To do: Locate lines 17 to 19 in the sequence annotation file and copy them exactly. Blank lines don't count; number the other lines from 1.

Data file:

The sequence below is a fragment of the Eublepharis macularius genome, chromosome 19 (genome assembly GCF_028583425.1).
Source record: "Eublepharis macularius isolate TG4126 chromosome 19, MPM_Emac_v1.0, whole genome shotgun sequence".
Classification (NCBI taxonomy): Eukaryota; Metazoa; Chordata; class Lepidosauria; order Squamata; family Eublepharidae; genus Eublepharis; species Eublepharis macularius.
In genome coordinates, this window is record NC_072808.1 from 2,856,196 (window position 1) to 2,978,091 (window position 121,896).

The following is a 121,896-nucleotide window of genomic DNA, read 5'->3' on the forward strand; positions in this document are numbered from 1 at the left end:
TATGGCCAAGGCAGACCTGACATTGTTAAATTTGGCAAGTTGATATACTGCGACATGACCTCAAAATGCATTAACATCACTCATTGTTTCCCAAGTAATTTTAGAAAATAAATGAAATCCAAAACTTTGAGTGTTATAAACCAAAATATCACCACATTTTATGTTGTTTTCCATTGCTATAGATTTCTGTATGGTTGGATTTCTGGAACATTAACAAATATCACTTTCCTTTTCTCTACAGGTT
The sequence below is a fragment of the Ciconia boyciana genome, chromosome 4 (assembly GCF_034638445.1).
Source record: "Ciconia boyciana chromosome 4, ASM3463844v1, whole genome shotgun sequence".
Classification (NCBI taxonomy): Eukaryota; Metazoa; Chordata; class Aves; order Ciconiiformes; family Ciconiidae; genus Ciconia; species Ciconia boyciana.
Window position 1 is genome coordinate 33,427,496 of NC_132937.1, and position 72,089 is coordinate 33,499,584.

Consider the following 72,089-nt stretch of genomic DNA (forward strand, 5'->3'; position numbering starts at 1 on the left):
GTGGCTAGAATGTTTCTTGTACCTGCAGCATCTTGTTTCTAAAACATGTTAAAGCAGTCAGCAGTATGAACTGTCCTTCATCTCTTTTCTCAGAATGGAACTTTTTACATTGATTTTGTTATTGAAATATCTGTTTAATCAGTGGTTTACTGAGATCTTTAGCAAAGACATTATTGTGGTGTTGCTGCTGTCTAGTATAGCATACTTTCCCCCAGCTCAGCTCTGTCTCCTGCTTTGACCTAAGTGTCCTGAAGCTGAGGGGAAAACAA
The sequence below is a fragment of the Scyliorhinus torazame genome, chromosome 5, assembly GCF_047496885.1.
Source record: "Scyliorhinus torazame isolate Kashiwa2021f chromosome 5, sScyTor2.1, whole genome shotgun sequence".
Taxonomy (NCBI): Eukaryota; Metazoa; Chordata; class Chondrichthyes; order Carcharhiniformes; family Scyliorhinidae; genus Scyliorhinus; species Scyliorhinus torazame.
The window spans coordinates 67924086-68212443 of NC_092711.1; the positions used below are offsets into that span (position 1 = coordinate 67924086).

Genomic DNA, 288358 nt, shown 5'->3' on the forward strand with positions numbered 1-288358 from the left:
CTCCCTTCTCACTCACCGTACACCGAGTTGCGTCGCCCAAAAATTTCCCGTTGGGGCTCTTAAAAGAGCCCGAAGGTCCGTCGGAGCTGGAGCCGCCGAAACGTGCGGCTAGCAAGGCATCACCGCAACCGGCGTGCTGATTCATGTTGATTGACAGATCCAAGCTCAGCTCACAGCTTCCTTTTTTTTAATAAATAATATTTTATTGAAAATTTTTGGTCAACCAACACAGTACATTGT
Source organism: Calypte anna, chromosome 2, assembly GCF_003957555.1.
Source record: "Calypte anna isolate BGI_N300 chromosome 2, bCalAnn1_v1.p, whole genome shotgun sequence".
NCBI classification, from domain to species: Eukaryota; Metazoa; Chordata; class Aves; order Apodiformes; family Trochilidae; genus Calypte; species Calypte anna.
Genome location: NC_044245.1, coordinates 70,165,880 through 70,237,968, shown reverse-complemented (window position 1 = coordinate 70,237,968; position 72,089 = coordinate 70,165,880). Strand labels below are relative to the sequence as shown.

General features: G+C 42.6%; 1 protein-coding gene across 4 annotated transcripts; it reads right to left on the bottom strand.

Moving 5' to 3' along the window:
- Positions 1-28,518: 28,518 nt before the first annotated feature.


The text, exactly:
Genomic DNA, 288358 nt, shown 5'->3' on the forward strand with positions numbered 1-288358 from the left:
CTCCCTTCTCACTCACCGTACACCGAGTTGCGTCGCCCAAAAATTTCCCGTTGGGGCTCTTAAAAGAGCCCGAAGGTCCGTCGGAGCTGGAGCCGCCGAAACGTGCGGCTAGCAAGGCATCACCGCAACCGGCGTGCTGATTCATGTTGATTGACAGATCCAAGCTCAGCTCACAGCTTCCTTTTTTTTAATAAATAATATTTTATTGAAAATTTTTGGTCAACCAACACAGTACATTGT
Source organism: Calypte anna, chromosome 2, assembly GCF_003957555.1.